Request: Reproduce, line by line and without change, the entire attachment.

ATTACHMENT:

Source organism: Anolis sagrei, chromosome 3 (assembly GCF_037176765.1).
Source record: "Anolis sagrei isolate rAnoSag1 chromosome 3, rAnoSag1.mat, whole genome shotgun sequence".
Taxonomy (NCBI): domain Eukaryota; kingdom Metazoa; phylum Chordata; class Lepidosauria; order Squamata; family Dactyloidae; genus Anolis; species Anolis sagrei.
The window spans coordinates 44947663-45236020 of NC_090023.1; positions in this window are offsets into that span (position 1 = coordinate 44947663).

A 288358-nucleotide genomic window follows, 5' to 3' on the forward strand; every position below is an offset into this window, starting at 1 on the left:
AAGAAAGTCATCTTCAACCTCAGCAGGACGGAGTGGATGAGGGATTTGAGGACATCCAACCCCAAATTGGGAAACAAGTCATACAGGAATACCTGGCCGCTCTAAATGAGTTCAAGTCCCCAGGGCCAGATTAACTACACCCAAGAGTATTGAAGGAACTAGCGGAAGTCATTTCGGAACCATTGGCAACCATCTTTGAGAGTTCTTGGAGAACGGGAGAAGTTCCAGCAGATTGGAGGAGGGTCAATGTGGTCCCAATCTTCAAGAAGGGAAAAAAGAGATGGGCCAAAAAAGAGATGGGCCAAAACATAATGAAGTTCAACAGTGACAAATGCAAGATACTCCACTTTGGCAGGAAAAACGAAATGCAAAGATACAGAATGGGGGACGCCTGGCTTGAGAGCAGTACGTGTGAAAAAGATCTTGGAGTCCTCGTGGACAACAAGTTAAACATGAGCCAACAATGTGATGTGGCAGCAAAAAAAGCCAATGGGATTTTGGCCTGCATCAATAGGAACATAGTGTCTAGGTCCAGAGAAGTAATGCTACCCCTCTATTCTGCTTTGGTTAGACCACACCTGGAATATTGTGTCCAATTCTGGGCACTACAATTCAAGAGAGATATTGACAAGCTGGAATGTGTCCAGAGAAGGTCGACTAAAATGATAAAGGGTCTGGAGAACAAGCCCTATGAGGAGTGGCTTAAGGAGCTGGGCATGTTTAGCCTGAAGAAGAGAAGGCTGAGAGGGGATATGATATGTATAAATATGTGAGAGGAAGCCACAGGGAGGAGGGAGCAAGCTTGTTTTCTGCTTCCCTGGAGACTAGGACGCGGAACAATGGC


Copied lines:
Source organism: Anolis sagrei, chromosome 3 (assembly GCF_037176765.1).
Source record: "Anolis sagrei isolate rAnoSag1 chromosome 3, rAnoSag1.mat, whole genome shotgun sequence".
Taxonomy (NCBI): domain Eukaryota; kingdom Metazoa; phylum Chordata; class Lepidosauria; order Squamata; family Dactyloidae; genus Anolis; species Anolis sagrei.
The window spans coordinates 44947663-45236020 of NC_090023.1; positions in this window are offsets into that span (position 1 = coordinate 44947663).

A 288358-nucleotide genomic window follows, 5' to 3' on the forward strand; every position below is an offset into this window, starting at 1 on the left:
AAGAAAGTCATCTTCAACCTCAGCAGGACGGAGTGGATGAGGGATTTGAGGACATCCAACCCCAAATTGGGAAACAAGTCATACAGGAATACCTGGCCGCTCTAAATGAGTTCAAGTCCCCAGGGCCAGATTAACTACACCCAAGAGTATTGAAGGAACTAGCGGAAGTCATTTCGGAACCATTGGCAACCATCTTTGAGAGTTCTTGGAGAACGGGAGAAGTTCCAGCAGATTGGAGGAGGGTCAATGTGGTCCCAATCTTCAAGAAGGGAAAAAAGAGATGGGCCAAAAAAGAGATGGGCCAAAACATAATGAAGTTCAACAGTGACAAATGCAAGATACTCCACTTTGGCAGGAAAAACGAAATGCAAAGATACAGAATGGGGGACGCCTGGCTTGAGAGCAGTACGTGTGAAAAAGATCTTGGAGTCCTCGTGGACAACAAGTTAAACATGAGCCAACAATGTGATGTGGCAGCAAAAAAAGCCAATGGGATTTTGGCCTGCATCAATAGGAACATAGTGTCTAGGTCCAGAGAAGTAATGCTACCCCTCTATTCTGCTTTGGTTAGACCACACCTGGAATATTGTGTCCAATTCTGGGCACTACAATTCAAGAGAGATATTGACAAGCTGGAATGTGTCCAGAGAAGGTCGACTAAAATGATAAAGGGTCTGGAGAACAAGCCCTATGAGGAGTGGCTTAAGGAGCTGGGCATGTTTAGCCTGAAGAAGAGAAGGCTGAGAGGGGATATGATATGTATAAATATGTGAGAGGAAGCCACAGGGAGGAGGGAGCAAGCTTGTTTTCTGCTTCCCTGGAGACTAGGACGCGGAACAATGGC